Cyanosis in newborns

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Cyanosis in newborns Microchapters

Overview

Historical Perspective

Classification

Pathophysiology

Causes

Epidemiology and Demographics

Risk factors

Natural History, Complications, and Prognosis

Diagnosis

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Editor-In-Chief: C. Michael Gibson, M.S., M.D. [1] Associate Editor(s)-in-Chief: Ifeoma Anaya, M.D.[2]

Synonyms and Keywords: Acrocyanosis; central cyanosis

Overview

Cyanosis is derived from the word kuaneos which is Greek for dark blue. It is categorized into two major types: peripheral and central cyanosis. Cyanosis is observed with an increase in the absolute concentration of deoxygenated hemoglobin to a level of 3-5g/dl. A structured way of grouping the common causes of cyanosis in newborns is by using the ABC which stands for Airway, Breathing, and Circulation. Persistent pulmonary hypertension of the newborn and congenital heart diseases (CHD) are the common causes of newborn cyanosis. Common risk factors in the development of cyanosis in newborns are evident in the pregnancy and labor period. Prompt recognition, and administration of treatment modalities, with appropriate referral to the ideal hospital setting equipped to manage the diagnosis, can improve the prognosis. The primary symptom is the bluish/dark colored lips, mucous membrane, and/or hands and feet. Patients can have breathing difficulties which can be seen as nasal flaring and chest retractions. Findings from exam include lethargy, conjunctival injection, features of shock, and tachypnea. Laboratory findings include a complete blood count, and differentials showing packed cell volume (PCV) suggesting polycythemia, and white cell count (septicemia). ECG is used seldomly, however, it may aid in the diagnosis of arrhythmias and dextrocardia. X-rays can show pulmonary causes such as pulmonary hypoplasia and increased lung vascular markings in pulmonary edema, and bronchopneumonia. Echocardiography can be used when the diagnosis is equivocal or when physical exam findings and/or failed hyperoxia test suggests the presence of congenital heart disease. There are other imaging techniques used as adjuncts to making diagnoses. The immediate priority is to optimize the neonate, especially in severe cyanosis. Surgery is employed for more definitive treatment. The preventive measures that can be adopted include pre-conceptual counseling for expectant mothers especially women who are above the age of 35 years, routine prenatal and postnatal care for early detection of congenital anomalies, and adequate preparedness for its management during pregnancy, labor, and delivery.

Historical Perspective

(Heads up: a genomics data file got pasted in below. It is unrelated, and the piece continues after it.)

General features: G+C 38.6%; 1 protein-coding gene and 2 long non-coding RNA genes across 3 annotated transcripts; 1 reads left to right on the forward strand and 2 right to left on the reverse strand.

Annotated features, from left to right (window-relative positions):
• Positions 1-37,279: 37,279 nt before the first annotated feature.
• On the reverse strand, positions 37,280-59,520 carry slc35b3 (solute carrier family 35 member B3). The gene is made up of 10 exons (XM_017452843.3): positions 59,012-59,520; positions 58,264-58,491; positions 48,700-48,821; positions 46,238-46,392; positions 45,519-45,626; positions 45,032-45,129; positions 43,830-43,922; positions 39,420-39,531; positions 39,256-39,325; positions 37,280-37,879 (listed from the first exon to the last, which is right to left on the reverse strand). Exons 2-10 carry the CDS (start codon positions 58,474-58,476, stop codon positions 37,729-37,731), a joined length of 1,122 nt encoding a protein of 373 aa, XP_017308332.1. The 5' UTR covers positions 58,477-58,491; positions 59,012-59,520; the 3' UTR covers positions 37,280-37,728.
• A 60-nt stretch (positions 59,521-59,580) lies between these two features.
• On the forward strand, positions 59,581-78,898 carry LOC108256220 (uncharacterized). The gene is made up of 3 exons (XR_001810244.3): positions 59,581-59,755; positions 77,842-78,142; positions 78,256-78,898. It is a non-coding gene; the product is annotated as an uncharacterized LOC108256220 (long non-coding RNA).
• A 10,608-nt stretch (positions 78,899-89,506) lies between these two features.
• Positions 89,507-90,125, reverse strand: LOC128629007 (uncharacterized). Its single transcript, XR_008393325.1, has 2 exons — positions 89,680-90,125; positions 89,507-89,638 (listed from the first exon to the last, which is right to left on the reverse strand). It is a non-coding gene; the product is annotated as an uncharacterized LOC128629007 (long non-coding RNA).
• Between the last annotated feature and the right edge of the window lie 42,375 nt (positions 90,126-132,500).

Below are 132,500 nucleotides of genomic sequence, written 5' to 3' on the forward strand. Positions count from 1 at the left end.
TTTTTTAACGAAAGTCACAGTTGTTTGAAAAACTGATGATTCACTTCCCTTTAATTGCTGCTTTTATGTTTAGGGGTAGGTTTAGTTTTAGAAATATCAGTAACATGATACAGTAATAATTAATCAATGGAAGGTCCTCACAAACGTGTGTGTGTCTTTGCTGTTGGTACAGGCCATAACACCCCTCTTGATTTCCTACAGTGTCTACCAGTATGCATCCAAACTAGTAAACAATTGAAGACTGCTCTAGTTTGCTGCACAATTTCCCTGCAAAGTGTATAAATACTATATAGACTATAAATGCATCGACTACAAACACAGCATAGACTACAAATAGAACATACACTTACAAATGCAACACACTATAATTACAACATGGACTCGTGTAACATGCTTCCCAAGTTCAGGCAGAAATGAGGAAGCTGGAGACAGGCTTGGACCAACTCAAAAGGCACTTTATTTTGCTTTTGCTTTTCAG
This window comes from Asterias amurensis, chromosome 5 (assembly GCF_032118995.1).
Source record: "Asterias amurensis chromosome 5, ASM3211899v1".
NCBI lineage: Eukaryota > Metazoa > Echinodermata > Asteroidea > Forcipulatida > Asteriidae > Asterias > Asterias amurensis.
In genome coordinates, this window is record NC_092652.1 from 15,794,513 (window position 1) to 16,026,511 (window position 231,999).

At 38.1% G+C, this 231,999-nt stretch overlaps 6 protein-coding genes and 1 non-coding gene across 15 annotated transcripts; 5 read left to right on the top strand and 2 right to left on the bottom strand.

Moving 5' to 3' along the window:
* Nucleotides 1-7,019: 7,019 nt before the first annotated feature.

Classification

Pathophysiology

Causes

 
 
 
 
 
Causes of cyanosis in newborns
 
 
 
 
 
 
 
 
 
 
 
 
 
 
 
 
 
 
 
 
 
 
 
 
 
 
 
 
 
 
 
 
 
 
 
 
 
 
 
 
 
 
 
 
 
 
 
 
 
 
 
Airway
 
 
Breathing
 
 
Circulation
 
 
 
 
 
 
 
 
 
 
 
 
 
 
 
 
 
 
 
 
 
 
 
 
 
 
 
 
 
 
 
 
 
 
 
Cystic hygroma
Hemangioma
Choanal atresia
Micrognathia
Laryngomalacia
• Tracheal stenosis
Vascular rings
Vocal cord paralysis
Pierre Robin sequence
 
 
Phrenic nerve palsy
Congenital diaphragmatic hernia
Perinatal asphyxia
Pulmonary hypoplasia
Inborn errors of metabolism
Central nervous system and muscle congenital anomalies
Neonatal sepsis
Neonatal botulism
Congenital cystic adenomatoid malformation
Pneumonia
 
 
Congenital heart diseases
Tetralogy of Fallot (TOF)
Tricuspid atresia
Pulmonary atresia
Pulmonary stenosis
Ebstein's anomaly
Transposition of great arteries (TGA)
Hypoplastic left heart syndrome
Atrioventricular canal defect
Total anomalous pulmonary venous return (TAPVR)
Anemia
Methemoglobinemia
Polycythemia
• Persistent pulmonary hypertension
 
 
 
 
 
 
 
 
 
 
 
 
 
 
 
 
 
 
 
 
 
 
 
 
 
 
 
 
 
 
 
 

Epidemiology and Demographics

Age

Risk Factors

Natural History, Complications and Prognosis

Diagnosis

Symptoms

Physical Examination

Laboratory Findings

Electrocardiogram

X-ray

Echocardiography or Ultrasound

CT scan

MRI

Other Imaging Findings

Other Diagnostic Studies

Treatment

Medical Therapy

Surgery

Prevention

References

  1. 1.0 1.1 1.2 1.3 1.4 1.5 1.6 Steinhorn RH (2008). "Evaluation and management of the cyanotic neonate". Clin Pediatr Emerg Med. 9 (3): 169–175. doi:10.1016/j.cpem.2008.06.006. PMC 2598396. PMID 19727322.
  2. Izraelit A, Ten V, Krishnamurthy G, Ratner V (2011). "Neonatal cyanosis: diagnostic and management challenges". ISRN Pediatr. 2011: 175931. doi:10.5402/2011/175931. PMC 3317242. PMID 22482063.
  3. 3.0 3.1 Lees MH, King DH (1987). "Cyanosis in the newborn". Pediatr Rev. 9 (2): 36–42. doi:10.1542/pir.9-2-36. PMID 3332361.
  4. Hooper SB, olglase GR, Roehr CC (2015). "Cardiopulmonary changes with aeration of the newborn lung". Paediatr Respir Rev. 16 (3): 147–50. doi:10.1016/j.prrv.2015.03.003. PMC 4526381. PMID 25870083.
  5. https://pediatriccare.solutions.aap.org/chapter.aspx?sectionid=108722941&bookid=1626
  6. 6.0 6.1 6.2 6.3 6.4 "StatPearls". 2020. PMID 29763177.